But think about it: why isn’t the Right the party that is stereotyped as having a tendency to excessive compassion? After all, many of us love our countries and our people so much that we do not want them to be mobbed by criminals and freeloaders. No wonder we get attacked by heartless, hateful leftists when we try to express that very sentiment!
This leftist author, however, thinks leftists unfriend conservatives because conservatives are soulless monsters whose core policies include “hate for the poor,” “hate for immigrants,” “hate for blacks,” “hate for the LGBT community,” and “hate for women.” Is he correct? Are conservatives hateful, and liberals the Party of Compassion?
Of course, we all know why the Left is the Party of Compassion: leftists say they are the party of compassion, and they say so at length and with great conviction and consistency as they advocate for more of other people’s money to be spent on the objects of their compassion. This is our old friend the Empathy Worm , left-wing compassion trying to take even more of a bite out of right-wing pocketbooks.
Leftists say they are compassionate. Are they? In my own entirely anecdotal experience, many individual leftists do seem to be perfectly capable of compassion. On the other hand, anyone who is a veteran of the Culture War at this point most likely remembers various cases of doxing, de-platforming speakers, and punching Richard Spencer.
We are concerned here with the burden of proof, so I will contend that it is leftists who must bear the burden of proving, to my satisfaction, that their ‘compassionate multiculturalism’ is good and desirable.
And to be clear, I am combining liberal “compassion” with liberal multiculturalism and mass migration because leftists themselves combine the two. They consistently advocate multiculturalism and welfarism at home and internationalism and foreign aid abroad. The connection is rather an obvious one.
What I want, then, is for leftists to establish that Omni-Compassionate Welfarist Multiculturalism (if I may be permitted the cheeky formulation) can work, and will work better than some kind of hegemonist formulation.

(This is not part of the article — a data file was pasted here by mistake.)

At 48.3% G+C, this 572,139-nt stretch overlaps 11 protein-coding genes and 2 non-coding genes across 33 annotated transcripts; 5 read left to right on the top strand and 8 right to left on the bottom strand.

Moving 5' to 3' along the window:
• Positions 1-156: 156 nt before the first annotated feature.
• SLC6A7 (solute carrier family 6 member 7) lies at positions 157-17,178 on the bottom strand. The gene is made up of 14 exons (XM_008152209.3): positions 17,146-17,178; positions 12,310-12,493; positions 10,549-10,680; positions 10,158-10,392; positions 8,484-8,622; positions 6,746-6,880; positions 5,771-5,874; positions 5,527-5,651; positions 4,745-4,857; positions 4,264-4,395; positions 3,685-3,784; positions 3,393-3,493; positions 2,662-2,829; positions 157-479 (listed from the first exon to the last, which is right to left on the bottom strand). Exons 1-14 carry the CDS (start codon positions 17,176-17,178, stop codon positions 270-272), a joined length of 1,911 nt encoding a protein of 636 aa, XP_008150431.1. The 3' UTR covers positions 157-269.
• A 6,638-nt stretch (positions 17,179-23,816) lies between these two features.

I am certainly interested in arguments that Omni-Compassionate Welfarist Multiculturalism, or anti-hegemonist multiculturalism (so many neologisms!), is workable and better than my own formulation of National Liberty, which is essentially Integral Nationalism—nationalism with an ethnic, cultural, historical foundation—paired with a strong commitment to Western Revivalism and the liberty tradition.
However, even if you are unconvinced by National Liberty and find it about as appealing as a tire fire, I am still interested in arguments that it is better to disregard any and all sense of national identity. Even if your preferred vision is a social-democratic welfare state (shudder), why would such a state be better if it was post-national and lacked any true dominant culture?
This challenge is also aimed at conservatives who claim to oppose identity politics. If we import the Third World, will we be able to convert them to Lockean traditions of individualism, convince them to give up their cultures and assimilate, and vote Republican? What does the evidence tell you?
Topkapi Palace, Istanbul
To be sure, when I look at history, I find plenty of evidence for the idea that people of various ethnicities and cultures can get along can get along reasonably enough—provided there is a hegemonic culture. Achaemenid Persia, the Roman Empire, the Classical Islamic Caliphate, and the Ottoman Empire were all massively diverse, multi-ethnic empires, and every single one had a hegemonic power structure and dominant culture.